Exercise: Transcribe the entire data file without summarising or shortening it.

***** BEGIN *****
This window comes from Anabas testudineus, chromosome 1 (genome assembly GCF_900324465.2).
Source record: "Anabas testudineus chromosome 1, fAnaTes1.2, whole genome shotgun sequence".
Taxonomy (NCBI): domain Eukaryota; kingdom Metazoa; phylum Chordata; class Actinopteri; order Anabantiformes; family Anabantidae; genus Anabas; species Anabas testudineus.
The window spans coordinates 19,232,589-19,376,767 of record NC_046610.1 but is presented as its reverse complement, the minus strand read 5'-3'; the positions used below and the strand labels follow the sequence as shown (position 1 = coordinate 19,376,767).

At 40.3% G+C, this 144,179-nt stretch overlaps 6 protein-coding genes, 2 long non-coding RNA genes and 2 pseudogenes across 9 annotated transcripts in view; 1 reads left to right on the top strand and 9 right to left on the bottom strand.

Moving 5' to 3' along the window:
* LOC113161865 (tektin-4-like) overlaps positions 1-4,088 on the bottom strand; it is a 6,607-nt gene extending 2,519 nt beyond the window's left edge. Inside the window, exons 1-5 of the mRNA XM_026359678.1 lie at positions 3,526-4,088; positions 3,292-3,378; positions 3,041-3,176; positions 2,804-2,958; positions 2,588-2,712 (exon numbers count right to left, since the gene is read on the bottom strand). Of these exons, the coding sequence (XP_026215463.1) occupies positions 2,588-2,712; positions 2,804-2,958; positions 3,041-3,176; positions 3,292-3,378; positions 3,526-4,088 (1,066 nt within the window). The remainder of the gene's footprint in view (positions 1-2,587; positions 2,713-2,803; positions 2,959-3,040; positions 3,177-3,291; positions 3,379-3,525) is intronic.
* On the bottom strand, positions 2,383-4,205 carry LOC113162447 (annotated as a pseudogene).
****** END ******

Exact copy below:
This window comes from Anabas testudineus, chromosome 1 (genome assembly GCF_900324465.2).
Source record: "Anabas testudineus chromosome 1, fAnaTes1.2, whole genome shotgun sequence".
Taxonomy (NCBI): domain Eukaryota; kingdom Metazoa; phylum Chordata; class Actinopteri; order Anabantiformes; family Anabantidae; genus Anabas; species Anabas testudineus.
The window spans coordinates 19,232,589-19,376,767 of record NC_046610.1 but is presented as its reverse complement, the minus strand read 5'-3'; the positions used below and the strand labels follow the sequence as shown (position 1 = coordinate 19,376,767).

At 40.3% G+C, this 144,179-nt stretch overlaps 6 protein-coding genes, 2 long non-coding RNA genes and 2 pseudogenes across 9 annotated transcripts in view; 1 reads left to right on the top strand and 9 right to left on the bottom strand.

Moving 5' to 3' along the window:
* LOC113161865 (tektin-4-like) overlaps positions 1-4,088 on the bottom strand; it is a 6,607-nt gene extending 2,519 nt beyond the window's left edge. Inside the window, exons 1-5 of the mRNA XM_026359678.1 lie at positions 3,526-4,088; positions 3,292-3,378; positions 3,041-3,176; positions 2,804-2,958; positions 2,588-2,712 (exon numbers count right to left, since the gene is read on the bottom strand). Of these exons, the coding sequence (XP_026215463.1) occupies positions 2,588-2,712; positions 2,804-2,958; positions 3,041-3,176; positions 3,292-3,378; positions 3,526-4,088 (1,066 nt within the window). The remainder of the gene's footprint in view (positions 1-2,587; positions 2,713-2,803; positions 2,959-3,040; positions 3,177-3,291; positions 3,379-3,525) is intronic.
* On the bottom strand, positions 2,383-4,205 carry LOC113162447 (annotated as a pseudogene).